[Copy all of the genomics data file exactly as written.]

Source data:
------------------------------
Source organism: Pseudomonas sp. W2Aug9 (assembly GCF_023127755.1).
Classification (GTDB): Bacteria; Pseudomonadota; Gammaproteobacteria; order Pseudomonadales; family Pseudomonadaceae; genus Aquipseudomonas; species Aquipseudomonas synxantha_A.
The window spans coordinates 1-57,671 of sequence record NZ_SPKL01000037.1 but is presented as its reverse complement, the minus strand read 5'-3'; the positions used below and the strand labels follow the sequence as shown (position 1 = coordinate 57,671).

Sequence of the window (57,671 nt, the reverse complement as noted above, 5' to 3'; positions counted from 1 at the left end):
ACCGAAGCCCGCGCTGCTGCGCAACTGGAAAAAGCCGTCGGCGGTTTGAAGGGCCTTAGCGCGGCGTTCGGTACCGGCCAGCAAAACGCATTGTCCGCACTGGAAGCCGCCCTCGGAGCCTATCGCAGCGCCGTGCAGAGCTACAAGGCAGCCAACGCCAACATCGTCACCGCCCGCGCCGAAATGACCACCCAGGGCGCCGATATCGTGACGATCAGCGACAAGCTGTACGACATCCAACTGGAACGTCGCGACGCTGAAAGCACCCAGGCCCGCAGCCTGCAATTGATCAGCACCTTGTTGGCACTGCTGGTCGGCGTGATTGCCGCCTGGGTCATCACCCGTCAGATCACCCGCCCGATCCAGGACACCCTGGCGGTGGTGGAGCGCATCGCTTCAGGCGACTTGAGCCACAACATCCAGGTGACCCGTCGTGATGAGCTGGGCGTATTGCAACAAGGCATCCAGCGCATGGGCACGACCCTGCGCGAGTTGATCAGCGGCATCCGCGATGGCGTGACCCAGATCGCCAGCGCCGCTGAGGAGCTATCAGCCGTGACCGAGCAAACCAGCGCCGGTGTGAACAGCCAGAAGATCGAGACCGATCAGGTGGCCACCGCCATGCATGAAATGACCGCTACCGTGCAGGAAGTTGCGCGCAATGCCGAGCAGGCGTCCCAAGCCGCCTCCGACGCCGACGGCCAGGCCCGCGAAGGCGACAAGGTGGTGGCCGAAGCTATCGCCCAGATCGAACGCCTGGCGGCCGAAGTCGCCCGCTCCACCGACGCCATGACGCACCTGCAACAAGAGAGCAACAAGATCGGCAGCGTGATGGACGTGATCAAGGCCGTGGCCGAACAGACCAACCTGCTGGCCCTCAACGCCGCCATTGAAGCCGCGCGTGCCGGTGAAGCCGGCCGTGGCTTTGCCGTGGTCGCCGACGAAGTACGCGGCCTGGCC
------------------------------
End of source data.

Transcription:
Source organism: Pseudomonas sp. W2Aug9 (assembly GCF_023127755.1).
Classification (GTDB): Bacteria; Pseudomonadota; Gammaproteobacteria; order Pseudomonadales; family Pseudomonadaceae; genus Aquipseudomonas; species Aquipseudomonas synxantha_A.
The window spans coordinates 1-57,671 of sequence record NZ_SPKL01000037.1 but is presented as its reverse complement, the minus strand read 5'-3'; the positions used below and the strand labels follow the sequence as shown (position 1 = coordinate 57,671).

Sequence of the window (57,671 nt, the reverse complement as noted above, 5' to 3'; positions counted from 1 at the left end):
ACCGAAGCCCGCGCTGCTGCGCAACTGGAAAAAGCCGTCGGCGGTTTGAAGGGCCTTAGCGCGGCGTTCGGTACCGGCCAGCAAAACGCATTGTCCGCACTGGAAGCCGCCCTCGGAGCCTATCGCAGCGCCGTGCAGAGCTACAAGGCAGCCAACGCCAACATCGTCACCGCCCGCGCCGAAATGACCACCCAGGGCGCCGATATCGTGACGATCAGCGACAAGCTGTACGACATCCAACTGGAACGTCGCGACGCTGAAAGCACCCAGGCCCGCAGCCTGCAATTGATCAGCACCTTGTTGGCACTGCTGGTCGGCGTGATTGCCGCCTGGGTCATCACCCGTCAGATCACCCGCCCGATCCAGGACACCCTGGCGGTGGTGGAGCGCATCGCTTCAGGCGACTTGAGCCACAACATCCAGGTGACCCGTCGTGATGAGCTGGGCGTATTGCAACAAGGCATCCAGCGCATGGGCACGACCCTGCGCGAGTTGATCAGCGGCATCCGCGATGGCGTGACCCAGATCGCCAGCGCCGCTGAGGAGCTATCAGCCGTGACCGAGCAAACCAGCGCCGGTGTGAACAGCCAGAAGATCGAGACCGATCAGGTGGCCACCGCCATGCATGAAATGACCGCTACCGTGCAGGAAGTTGCGCGCAATGCCGAGCAGGCGTCCCAAGCCGCCTCCGACGCCGACGGCCAGGCCCGCGAAGGCGACAAGGTGGTGGCCGAAGCTATCGCCCAGATCGAACGCCTGGCGGCCGAAGTCGCCCGCTCCACCGACGCCATGACGCACCTGCAACAAGAGAGCAACAAGATCGGCAGCGTGATGGACGTGATCAAGGCCGTGGCCGAACAGACCAACCTGCTGGCCCTCAACGCCGCCATTGAAGCCGCGCGTGCCGGTGAAGCCGGCCGTGGCTTTGCCGTGGTCGCCGACGAAGTACGCGGCCTGGCC